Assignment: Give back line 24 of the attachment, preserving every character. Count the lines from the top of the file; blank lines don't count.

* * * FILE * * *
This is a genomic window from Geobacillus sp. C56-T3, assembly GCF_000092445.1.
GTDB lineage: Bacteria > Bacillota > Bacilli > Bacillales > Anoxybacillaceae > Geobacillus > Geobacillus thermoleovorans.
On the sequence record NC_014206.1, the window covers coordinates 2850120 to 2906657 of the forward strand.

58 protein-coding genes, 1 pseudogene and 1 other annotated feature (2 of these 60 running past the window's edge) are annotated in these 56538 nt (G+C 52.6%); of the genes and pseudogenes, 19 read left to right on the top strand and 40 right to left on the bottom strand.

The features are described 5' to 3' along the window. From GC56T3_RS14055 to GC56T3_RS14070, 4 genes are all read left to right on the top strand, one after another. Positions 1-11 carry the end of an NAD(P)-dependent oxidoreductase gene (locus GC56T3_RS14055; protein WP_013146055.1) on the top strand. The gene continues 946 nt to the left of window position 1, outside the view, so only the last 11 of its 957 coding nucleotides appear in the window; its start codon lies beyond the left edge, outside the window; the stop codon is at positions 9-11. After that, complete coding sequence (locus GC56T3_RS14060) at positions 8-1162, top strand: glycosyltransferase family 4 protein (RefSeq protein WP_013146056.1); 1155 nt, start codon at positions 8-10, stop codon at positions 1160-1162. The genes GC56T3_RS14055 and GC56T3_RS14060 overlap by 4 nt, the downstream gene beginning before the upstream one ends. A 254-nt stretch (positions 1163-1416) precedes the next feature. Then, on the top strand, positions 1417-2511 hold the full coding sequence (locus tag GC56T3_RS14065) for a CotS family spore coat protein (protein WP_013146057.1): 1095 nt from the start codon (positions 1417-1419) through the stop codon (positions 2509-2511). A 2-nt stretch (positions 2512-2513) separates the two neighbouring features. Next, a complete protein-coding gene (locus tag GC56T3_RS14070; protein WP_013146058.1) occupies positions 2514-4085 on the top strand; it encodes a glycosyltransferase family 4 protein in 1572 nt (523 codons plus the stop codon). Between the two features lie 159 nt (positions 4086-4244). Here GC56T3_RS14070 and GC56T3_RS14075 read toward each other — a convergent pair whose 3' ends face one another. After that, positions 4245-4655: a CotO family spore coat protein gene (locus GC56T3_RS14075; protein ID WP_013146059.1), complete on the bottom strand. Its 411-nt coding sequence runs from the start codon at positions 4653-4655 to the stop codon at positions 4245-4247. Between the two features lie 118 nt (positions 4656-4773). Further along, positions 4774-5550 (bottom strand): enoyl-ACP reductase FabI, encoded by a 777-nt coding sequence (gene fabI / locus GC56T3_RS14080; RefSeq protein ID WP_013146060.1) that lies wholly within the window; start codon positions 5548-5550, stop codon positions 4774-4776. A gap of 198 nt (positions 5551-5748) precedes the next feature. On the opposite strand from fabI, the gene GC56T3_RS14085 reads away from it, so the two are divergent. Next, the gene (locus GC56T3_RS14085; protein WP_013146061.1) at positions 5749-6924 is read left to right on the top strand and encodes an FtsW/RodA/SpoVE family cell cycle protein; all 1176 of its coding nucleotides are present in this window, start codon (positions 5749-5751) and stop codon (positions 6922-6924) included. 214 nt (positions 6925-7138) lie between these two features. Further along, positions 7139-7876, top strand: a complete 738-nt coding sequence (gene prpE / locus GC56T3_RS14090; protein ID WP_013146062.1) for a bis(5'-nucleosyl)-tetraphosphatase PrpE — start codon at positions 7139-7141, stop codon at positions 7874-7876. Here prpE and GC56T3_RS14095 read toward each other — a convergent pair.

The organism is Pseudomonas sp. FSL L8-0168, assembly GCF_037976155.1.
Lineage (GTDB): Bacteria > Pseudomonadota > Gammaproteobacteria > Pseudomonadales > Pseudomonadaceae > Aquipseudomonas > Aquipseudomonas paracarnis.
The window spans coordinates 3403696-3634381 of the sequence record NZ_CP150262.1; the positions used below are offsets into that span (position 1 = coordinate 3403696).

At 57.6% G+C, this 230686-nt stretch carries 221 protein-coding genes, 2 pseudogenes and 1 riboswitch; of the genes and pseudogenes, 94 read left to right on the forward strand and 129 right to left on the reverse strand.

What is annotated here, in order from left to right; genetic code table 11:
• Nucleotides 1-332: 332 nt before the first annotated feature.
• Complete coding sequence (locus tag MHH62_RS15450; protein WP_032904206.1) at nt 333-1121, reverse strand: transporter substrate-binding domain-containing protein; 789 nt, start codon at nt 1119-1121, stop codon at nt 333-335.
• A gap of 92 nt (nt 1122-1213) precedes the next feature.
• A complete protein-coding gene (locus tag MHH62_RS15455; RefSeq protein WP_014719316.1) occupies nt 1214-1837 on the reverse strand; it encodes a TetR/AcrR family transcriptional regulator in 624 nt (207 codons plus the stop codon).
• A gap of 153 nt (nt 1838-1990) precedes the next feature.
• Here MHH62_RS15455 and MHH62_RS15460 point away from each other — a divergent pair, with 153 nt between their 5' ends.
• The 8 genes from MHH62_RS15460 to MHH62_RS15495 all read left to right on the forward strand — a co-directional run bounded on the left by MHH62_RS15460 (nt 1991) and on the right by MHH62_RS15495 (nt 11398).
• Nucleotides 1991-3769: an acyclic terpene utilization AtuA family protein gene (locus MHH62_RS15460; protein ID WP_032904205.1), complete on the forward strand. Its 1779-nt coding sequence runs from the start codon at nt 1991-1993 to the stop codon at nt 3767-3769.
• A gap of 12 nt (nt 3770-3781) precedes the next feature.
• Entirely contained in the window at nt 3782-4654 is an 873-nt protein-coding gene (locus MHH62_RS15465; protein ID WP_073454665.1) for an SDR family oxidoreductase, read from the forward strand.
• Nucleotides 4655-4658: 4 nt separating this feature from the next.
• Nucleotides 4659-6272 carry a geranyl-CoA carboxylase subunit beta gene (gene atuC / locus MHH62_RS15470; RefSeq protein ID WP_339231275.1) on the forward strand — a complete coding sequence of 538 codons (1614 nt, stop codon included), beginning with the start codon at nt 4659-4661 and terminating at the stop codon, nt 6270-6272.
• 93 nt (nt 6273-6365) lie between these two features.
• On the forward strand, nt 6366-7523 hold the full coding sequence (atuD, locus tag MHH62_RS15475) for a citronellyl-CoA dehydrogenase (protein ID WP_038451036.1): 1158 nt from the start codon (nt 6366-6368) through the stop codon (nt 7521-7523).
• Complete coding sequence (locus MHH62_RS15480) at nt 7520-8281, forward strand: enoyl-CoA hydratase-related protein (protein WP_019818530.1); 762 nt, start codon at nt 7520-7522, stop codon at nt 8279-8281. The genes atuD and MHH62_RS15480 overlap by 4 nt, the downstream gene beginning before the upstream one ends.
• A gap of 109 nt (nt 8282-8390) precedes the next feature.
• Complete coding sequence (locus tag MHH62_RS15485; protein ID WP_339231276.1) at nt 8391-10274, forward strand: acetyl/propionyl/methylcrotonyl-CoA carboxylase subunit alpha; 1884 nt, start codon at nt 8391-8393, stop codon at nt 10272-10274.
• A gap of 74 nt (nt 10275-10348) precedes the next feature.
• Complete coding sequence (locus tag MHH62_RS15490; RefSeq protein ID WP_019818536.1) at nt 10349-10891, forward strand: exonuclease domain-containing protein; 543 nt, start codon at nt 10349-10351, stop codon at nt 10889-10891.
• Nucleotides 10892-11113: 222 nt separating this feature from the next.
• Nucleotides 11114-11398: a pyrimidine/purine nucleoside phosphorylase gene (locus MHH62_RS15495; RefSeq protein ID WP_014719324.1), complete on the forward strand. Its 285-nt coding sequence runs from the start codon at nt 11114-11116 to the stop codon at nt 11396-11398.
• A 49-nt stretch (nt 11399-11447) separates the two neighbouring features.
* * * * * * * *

• On the forward strand, nt 6366-7523 hold the full coding sequence (atuD, locus tag MHH62_RS15475) for a citronellyl-CoA dehydrogenase (protein ID WP_038451036.1): 1158 nt from the start codon (nt 6366-6368) through the stop codon (nt 7521-7523).